White Named Parks Commissioner By HENRY STERN The re signat ion of Adria n Benepe as Parks Commissioner and the appointment by Mayor Bloomberg of Veronica M. White as his successor may indicate a new attitude by City Hall as to what a parks commissioner should be. White is the founding Executive Director of the Center for Economic Opportunity (CEO), established by Mayor Bloomberg in 2006 to implement innovative ways to reduce poverty in New York City. The CEO works with City agencies to design and implement evidence-based initiat ives aimed at pover ty reduction. The position held by Robert Moses from 1934 to 1960, once one of the most powerful in city government, will, presumably for the next 16 months, be held by
someone whose experience is unrelated to parks. With relatively little time remaining in the administration and an anticipated exodus next year of those who are able to find jobs on their own, it will be difficult to design, fund and implement new programs. The city’s parks have thrived in the last ten years, due to the commitment of Mayor Bloomberg to minimize the effect of budget reductions and the appointment to the agency of dozen of competent professionals. A great deal of the good and the new in this administration has come from Parks & Recreation. It would be a shame to see this energy, zeal and momentum dissipate even before the election. Ms. White’s credentials indicate competence and achievement. She would probably do well in a large
number of positions, based on her record in fighting poverty through evaluating the work of other agencies. Her specific background in parks in comparable to that of Ms. Catherine Black, who was appointed Schools Chancellor on Jan. 3, 2011, and served until April 27, 2011, when she resigned. Her tenure was not regarded as successful. We share the hope that Ms. White will be more effective in parks than Ms. Black turned out to be in schools. We do wonder, however, if there were competent managers in Parks, some of whom Mayor Bloomberg has selected for his own administration, why they should not have been considered. The choice of commissioners is, however, a mayoral prerogative. StarQuest@NYCivic.org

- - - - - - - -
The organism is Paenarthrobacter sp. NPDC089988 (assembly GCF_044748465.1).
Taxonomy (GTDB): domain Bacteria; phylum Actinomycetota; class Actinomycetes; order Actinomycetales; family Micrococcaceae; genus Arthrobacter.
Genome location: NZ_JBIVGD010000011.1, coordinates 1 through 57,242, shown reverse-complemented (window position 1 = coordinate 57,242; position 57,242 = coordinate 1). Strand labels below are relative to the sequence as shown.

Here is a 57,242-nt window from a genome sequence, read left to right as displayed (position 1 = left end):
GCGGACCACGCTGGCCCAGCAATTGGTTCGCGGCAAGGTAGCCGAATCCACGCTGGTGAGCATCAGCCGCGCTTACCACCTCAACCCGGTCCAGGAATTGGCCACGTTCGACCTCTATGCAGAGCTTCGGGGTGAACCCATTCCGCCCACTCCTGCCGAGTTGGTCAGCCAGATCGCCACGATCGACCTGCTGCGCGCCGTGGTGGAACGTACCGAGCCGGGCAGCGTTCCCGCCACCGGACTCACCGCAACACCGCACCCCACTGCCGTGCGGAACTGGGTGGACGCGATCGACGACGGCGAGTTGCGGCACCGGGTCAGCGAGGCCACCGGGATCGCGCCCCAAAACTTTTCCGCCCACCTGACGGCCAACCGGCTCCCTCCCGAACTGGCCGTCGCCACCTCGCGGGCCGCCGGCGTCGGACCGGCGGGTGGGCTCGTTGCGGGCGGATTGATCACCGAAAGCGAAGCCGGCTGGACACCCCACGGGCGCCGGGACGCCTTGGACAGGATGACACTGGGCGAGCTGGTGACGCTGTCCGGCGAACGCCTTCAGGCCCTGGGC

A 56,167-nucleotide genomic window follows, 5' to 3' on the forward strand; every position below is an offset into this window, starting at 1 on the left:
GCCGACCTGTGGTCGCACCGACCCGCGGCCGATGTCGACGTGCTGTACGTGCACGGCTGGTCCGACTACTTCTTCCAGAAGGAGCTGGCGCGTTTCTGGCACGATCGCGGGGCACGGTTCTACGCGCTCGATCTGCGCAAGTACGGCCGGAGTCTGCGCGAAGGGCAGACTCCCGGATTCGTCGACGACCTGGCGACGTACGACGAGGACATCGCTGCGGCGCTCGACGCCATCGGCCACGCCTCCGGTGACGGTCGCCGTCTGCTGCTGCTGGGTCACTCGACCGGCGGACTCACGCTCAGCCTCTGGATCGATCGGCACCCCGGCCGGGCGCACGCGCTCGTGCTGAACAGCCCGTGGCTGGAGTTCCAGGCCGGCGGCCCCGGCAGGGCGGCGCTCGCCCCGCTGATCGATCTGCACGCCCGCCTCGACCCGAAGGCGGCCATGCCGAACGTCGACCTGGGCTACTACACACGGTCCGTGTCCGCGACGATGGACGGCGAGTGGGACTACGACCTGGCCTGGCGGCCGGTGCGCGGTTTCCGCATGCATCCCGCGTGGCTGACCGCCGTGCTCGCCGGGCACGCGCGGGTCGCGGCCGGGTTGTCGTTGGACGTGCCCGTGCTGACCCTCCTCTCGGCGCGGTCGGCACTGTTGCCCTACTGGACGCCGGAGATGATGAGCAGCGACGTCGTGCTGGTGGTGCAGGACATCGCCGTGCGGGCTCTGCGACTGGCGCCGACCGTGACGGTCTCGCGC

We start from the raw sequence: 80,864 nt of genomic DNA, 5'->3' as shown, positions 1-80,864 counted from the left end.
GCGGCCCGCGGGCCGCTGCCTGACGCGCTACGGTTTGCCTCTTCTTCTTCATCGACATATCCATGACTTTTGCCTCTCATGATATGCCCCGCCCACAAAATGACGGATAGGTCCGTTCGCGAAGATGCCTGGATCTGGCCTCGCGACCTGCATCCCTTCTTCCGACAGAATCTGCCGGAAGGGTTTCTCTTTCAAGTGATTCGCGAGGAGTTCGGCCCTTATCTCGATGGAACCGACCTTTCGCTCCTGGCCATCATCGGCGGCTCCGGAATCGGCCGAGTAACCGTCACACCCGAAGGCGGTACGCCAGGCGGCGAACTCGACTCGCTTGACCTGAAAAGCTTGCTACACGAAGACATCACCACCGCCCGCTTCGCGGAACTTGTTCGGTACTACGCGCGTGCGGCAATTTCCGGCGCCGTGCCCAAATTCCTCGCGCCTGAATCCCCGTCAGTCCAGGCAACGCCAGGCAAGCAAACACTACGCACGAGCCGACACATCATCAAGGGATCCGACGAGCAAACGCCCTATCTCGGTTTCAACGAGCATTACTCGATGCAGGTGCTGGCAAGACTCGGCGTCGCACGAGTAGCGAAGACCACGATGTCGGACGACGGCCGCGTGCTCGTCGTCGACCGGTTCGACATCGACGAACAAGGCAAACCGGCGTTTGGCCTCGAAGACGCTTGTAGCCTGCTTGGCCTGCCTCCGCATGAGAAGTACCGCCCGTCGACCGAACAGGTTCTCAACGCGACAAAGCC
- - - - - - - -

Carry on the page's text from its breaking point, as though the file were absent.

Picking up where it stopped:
ity of voting rights and still find many obstacles like a politicized redistricting preventing many America ns from par t icipat ing equally in the elusive dream. That brings us back to the current election. Grace Meng, a bright American women, who was born here 36 years ago, the child of parents who immigrated here from China to find a better home and to raise their family, is a candidate to re-
place Gary Ackerman in Congress. Grace Meng, who graduated from Car doza, Ye sh iva L aw School and became a public intere st at tor ne y before bei ng elected to the Ne w York State Assembly, is on the verge of becoming the first Asian elected to Congress from the East Coast and the first woman from Queens since Gerry Ferraro. Grace Meng, in the opinion of this paper and this writer, is clearly the class of the field – the most qualified candidate by far is on the verge of helping us all come another step closer to realizing the American Dream. The New York Times has endorsed her; Gary Ackerman has endorsed her; the UFT and all five of the Democratic Candidates for Mayor have endorsed her; just about every major elected leader in Queens have endorsed Grace Meng for Congress. She stands for the right things and she knows how to get things done. As I wrote last week, she is a woman of elegance and grace. For those Democrats living in the new 6th Congressional District, Primary Day, next Tuesday, June 26 will be the second time in four years to be a part of history in the making. You can vote for the most qualified candidate, Grace Meng, and at the same time cast a vote reaffirming the American Dream. MSchenkler@Gmail.com